- Fortunately, Max can be forgiven for not noticing B.B. was corrupt before: he never interacted with him, except via phone.
- One of the missions for the Italian Mafia in Grand Theft Auto III is a slightly atypical example of this trope. A bartender working for a made man is suspected of leaking information to the Columbian Cartel, who have been showing a remarkable amount of foreknowledge of Mafia movements. The bartender is a suspect because he is spending more than the Mafia is paying him, and because he is not pimping women or selling drugs, which would account for the discrepancy.
- Fridge Logic sets in when you wonder how the Don knew he wasn't doing either of those things: the Mafia probably would have taxed him if they found out he was making money in such a fashion, which could be an incentive to keep his mouth shut about it. Although it would have been a problem in its own way, untaxed criminal activity probably would have explained the extra money. The point is partially moot. He was indeed selling out his bosses. He was, however, paid in drugs, which would not have accounted for the extra money unless he was selling them secretly.
- Brucie Kibbutz from Grand Theft Auto IV is stated, in his police record, to be spending money more freely than his declared taxable income should allow.
- A suspected corrupt police captain in The Elder Scrolls IV: Oblivion, has items in his office that could not have been purchased merely on his own salary. The implication (later proved to be true, if the player has him arrested rather than killed) is that he is imposing outrageous fines on the cityfolk in order to bankroll his spending, including a large home for himself and his family for when he retires.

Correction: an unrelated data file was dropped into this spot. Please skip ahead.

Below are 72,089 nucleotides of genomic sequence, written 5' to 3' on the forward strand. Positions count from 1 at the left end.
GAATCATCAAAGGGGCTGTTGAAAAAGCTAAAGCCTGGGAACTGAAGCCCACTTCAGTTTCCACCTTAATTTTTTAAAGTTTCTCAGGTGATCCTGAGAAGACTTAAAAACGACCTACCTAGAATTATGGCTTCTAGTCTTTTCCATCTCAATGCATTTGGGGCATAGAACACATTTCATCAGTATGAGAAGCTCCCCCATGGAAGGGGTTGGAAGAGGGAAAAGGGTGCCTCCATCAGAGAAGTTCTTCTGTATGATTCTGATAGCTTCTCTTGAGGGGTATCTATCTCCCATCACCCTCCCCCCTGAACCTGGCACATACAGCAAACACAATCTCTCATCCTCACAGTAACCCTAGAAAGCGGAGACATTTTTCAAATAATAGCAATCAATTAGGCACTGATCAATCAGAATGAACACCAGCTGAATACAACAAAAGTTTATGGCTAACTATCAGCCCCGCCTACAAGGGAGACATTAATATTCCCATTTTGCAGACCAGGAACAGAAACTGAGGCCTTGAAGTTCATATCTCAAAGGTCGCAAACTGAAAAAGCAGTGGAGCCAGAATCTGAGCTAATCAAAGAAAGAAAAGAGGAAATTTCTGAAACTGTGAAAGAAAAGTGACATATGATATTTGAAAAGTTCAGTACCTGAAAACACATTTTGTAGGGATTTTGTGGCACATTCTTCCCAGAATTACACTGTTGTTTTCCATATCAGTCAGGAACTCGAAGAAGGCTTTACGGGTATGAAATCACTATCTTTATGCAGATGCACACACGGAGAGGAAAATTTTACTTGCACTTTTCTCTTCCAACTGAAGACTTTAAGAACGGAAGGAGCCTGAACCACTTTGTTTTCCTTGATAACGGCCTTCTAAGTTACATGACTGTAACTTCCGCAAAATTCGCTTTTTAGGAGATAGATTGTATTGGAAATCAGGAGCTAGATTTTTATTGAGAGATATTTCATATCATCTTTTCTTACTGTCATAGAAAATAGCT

- In Dragon Age II the guard that allowed a Qunari delegate to be captured by fanatics is quickly spotted since he's buying expensive alcohol far beyond a city guard's salary. He's also openly boasting about what he did, since he believes — with good reason — that he acted on behalf of the Chantry.
- In The Fairly Odd Parents, Timmy is constantly showing up with stuff his fairy godparents got him through magic. His usual answer when asked how he got the stuff is, "From the Internet?". There's even an episode where he is suspected of shoplifting for this very reason. He then manages to catch a real shoplifter using a camera he wished for, leading his parents to stop questioning his excuse, even if they don't seem to believe it.
- A couple of Soviet moles in the U.S. government were caught this way.
- A lot more spies should have been caught this way but no one paid any attention to the fact they were spending more than they were legally earning. It was only after they were caught that someone finally looked at their finances.
- Aldrich Ames was caught this way, too.
- It was more a case of "OMG! We should have noticed that this guy was living way beyond his means years ago!" after other evidence finally clued them in.
- A standard real-life investigative technique used when a seriously large theft of money is accomplished: see if all of a sudden someone is making large purchases and take a look at them.
- In one case, a man was arrested under suspicion of breaking into vending machines to steal the money they contained. It didn't help his case when he made bail using nothing but quarters.
- Al Capone's arrest was derived from this. While the government couldn't prove that the millions of dollars he spent on entertainment alone (Far more than he earned in his official job as a hotelier) every year was earned illegally, they could prove that he hadn't paid taxes on it.